Today, I explain how Bob Hope was like an elderly relative that Johnny Carson was forced to put up with on The Tonight Show.
Knowledge Waits is a feature where I just share some bit of pop culture history that interests me that doesn’t quite fit into the other features.
Celebrity feuds are, of course, entertaining in and of themselves, but they’re typically about stuff that an everyday person can’t really necessarily relate to, unless someone tried to steal all of YOUR backup dancers, that is.
That is why I enjoy the sort of one-sided “feud” between Johnny Carson and Bob Hope, where really, what the situation was like was the very relatable “Elderly relative who you have to humor,” especially as we’re now in the holiday season, and a lot of people are going to have to deal with this exact situation.
Bob Hope, of course, was an NBC star before NBC was even a television station, as he was one (if not THE) biggest NBC radio star, with his highly rated radio show, The Pepsodent Show (eventually The Bob Hope Show), running from 1938-1948 (it was the top-rated radio show from 1942-44). He was lured into television in 1950, with the first of a shocking TWO HUNRED AND SEVENTY TWO TV specials for NBC. These specials were routinely major hits (Hope also hosted Bob Hope Presents the Chrysler Theatre, for four seasons in the 1960s).
So Hope was NBC’s biggest star, by far, for many many years. He was the top well until the 1980s, when he was probably eclipsed by, I dunno, let’s say maybe Johnny Carson? Maybe Bill Cosby? I really don’t know, but I think it is safe to say that by the mid-1980s, Hope was not number one anymore, but he was still very important. He still did TWENTY-FIVE specials from 1985-1989, after all. So he was a big deal at NBC right until he turned 90 in 1993, and then he “only” did six more specials before passing away at 100 in 2003.
And AS NBC’s biggest star, he was given pretty much free reign to publicize these specials on NBC’s The Tonight Show whenever he wanted to, much to the chagrin of its iconic host, Johnny Carson. Carson didn’t, like, HATE Hope, and he certainly respected his work ethic and drive, but he didn’t particularly like Hope OR Hope’s brand of comedy. Tonight Show producer Peter Lassally explained to People a while back, “Johnny admired Hope’s place in show business, but he was not a great admirer of his work.” Since Hope was constantly promoting SOMEthing, he would be on the show all of the time, and as Lassaly noted, “We’d get a request and Johnny would go, ‘Again?’ And I’d say, ‘Do you want to tell him no?’ And he’d say, ‘No. You can’t turn down Bob Hope.'”
And there was the rub. Carson couldn’t tell him no, so he would just have to humor him, as Hope would consistently big dog him, but Carson had to suck it up and let Hope get through his shtick. One of the things Carson really hated was that Hope had all of his lines pre-written, and Carson had a set of questions he had to ask because Hope only had lines prepared for those specific questions.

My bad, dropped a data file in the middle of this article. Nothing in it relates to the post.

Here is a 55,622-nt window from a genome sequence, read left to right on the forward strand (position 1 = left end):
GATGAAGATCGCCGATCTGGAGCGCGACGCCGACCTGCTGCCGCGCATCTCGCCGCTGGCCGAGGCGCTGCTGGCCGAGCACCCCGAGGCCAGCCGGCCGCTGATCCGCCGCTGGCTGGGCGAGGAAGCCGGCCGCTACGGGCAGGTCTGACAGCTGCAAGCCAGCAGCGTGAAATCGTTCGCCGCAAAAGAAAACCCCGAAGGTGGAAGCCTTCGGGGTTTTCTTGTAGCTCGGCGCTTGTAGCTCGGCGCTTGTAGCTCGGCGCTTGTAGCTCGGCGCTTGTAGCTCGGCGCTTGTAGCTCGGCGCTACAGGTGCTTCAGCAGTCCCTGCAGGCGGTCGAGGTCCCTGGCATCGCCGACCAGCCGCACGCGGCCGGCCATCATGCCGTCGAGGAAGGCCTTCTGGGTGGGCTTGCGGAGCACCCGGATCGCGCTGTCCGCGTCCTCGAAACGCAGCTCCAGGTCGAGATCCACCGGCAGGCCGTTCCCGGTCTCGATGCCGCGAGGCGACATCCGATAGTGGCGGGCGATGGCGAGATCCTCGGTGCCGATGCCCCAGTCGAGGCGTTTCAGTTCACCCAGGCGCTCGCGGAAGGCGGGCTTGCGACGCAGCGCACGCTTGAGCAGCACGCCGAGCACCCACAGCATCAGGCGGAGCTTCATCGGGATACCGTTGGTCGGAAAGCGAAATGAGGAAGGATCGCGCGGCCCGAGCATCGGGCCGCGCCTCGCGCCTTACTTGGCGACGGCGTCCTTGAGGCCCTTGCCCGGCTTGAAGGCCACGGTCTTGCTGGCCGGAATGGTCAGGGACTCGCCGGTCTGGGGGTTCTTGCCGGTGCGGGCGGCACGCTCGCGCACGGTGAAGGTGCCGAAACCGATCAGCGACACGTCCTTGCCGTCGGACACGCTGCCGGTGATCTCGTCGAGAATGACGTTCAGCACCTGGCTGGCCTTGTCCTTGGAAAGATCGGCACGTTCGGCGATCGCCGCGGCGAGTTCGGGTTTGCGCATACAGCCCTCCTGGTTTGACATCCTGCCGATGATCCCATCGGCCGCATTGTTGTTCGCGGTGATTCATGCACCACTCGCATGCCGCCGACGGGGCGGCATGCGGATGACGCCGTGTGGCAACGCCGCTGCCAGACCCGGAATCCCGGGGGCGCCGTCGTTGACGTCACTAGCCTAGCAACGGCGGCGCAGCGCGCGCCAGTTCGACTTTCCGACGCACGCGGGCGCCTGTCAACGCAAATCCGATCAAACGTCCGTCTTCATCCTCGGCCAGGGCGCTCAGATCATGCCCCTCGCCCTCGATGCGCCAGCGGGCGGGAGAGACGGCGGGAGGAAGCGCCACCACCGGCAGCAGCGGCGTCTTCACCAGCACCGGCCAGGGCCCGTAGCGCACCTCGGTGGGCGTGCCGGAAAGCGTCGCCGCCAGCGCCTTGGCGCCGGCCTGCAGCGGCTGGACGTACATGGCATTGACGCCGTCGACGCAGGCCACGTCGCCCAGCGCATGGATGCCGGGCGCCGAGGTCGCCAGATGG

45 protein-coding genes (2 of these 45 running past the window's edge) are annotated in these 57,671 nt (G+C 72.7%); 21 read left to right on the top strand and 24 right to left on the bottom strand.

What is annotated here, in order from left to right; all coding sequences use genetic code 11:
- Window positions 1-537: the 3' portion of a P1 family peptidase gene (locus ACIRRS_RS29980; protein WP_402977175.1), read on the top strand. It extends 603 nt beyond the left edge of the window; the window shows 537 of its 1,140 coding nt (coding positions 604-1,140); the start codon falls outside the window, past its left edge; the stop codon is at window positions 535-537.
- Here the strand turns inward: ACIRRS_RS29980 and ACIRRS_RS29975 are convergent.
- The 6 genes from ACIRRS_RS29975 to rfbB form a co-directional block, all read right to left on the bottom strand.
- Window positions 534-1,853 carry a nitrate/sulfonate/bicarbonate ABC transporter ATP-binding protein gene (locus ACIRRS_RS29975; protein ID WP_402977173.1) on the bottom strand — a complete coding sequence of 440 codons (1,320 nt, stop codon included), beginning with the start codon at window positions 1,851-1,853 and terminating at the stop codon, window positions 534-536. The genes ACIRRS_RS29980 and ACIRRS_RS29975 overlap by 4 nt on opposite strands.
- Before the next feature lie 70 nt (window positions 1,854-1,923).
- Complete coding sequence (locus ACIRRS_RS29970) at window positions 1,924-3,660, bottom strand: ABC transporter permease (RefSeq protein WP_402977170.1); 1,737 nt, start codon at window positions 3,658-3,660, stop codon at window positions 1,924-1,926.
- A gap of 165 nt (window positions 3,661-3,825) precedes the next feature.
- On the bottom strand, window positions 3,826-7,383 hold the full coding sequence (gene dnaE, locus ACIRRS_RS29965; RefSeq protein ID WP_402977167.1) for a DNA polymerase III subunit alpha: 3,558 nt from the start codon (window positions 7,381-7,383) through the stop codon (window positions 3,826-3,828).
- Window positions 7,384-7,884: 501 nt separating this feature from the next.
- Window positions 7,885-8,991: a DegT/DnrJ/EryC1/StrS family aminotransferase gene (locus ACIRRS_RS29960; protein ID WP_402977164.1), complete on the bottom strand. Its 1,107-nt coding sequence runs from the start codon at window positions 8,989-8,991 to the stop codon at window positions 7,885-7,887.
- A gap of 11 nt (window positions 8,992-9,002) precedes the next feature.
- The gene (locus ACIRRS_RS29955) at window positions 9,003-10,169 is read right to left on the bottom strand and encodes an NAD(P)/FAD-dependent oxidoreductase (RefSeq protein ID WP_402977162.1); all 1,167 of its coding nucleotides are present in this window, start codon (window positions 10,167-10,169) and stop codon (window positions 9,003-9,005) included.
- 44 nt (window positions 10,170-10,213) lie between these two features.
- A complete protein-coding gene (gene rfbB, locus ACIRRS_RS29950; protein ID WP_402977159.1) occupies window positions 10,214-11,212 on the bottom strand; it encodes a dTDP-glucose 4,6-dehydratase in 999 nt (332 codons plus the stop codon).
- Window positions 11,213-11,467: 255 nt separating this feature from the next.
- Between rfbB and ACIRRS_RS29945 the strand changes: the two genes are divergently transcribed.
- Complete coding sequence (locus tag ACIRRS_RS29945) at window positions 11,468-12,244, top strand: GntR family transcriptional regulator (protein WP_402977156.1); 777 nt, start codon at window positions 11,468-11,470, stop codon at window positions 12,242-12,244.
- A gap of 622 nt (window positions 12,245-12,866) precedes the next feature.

Andrew Nicholls, Carson’s former co-head writer, also told People, “There was nothing spontaneous about Hope. He was a guy who relied on his writers for every topic. Johnny was very quick on his feet. Very well read. He was a guy who learned Swahili, learned Russian, learned astronomy. He appreciated people who he felt engaged with the real world. There was nothing to talk to Bob about.”
Carson was a pro, and Hope WAS a pro, as well, so the finished bits would be fine, but when you see a bunch of them, you can really begin to see the strain of Carson trying to just get through the interaction and move on (I first noticed this while watching Carson re-runs on Antenna TV, Hope would show up so often that when you see them all strung together, you get a real sense of “Oh wow, Carson actively doesn’t like talking to this guy”).
Here are some Hope appearances (not looking for any specific one, just grabbed the first three I could find).
Here’s one from 1980…
Here’s one from 1981…
And here’s one from very late in Carson’s run on the show (Carson actually retired before Hope did!), when Hope was starting to really get out of (dude was 88 years old)…
Nicholls even said that Carson once told him, referring to Hope’s later appearances, “If I ever end up like that, guys, I want you to shoot me.”
So it’s fascinating to watch, because it really isn’t like Carson HATED the guy. He clearly didn’t, and Hope didn’t seem to care enough about Carson to hate HIM, either, it was just this awkward bit where Hope wanted to promote his specials and Carson wanted to simply get through the interaction without too much trouble. If you’re having an awkward time with an elderly relative this holiday season, just try to pretend like you’re Johnny Carson and simply get to the clip package, whatever way you can!
If anyone has any piece of pop culture history that you’d like me to discuss, drop me a line at email@example.com.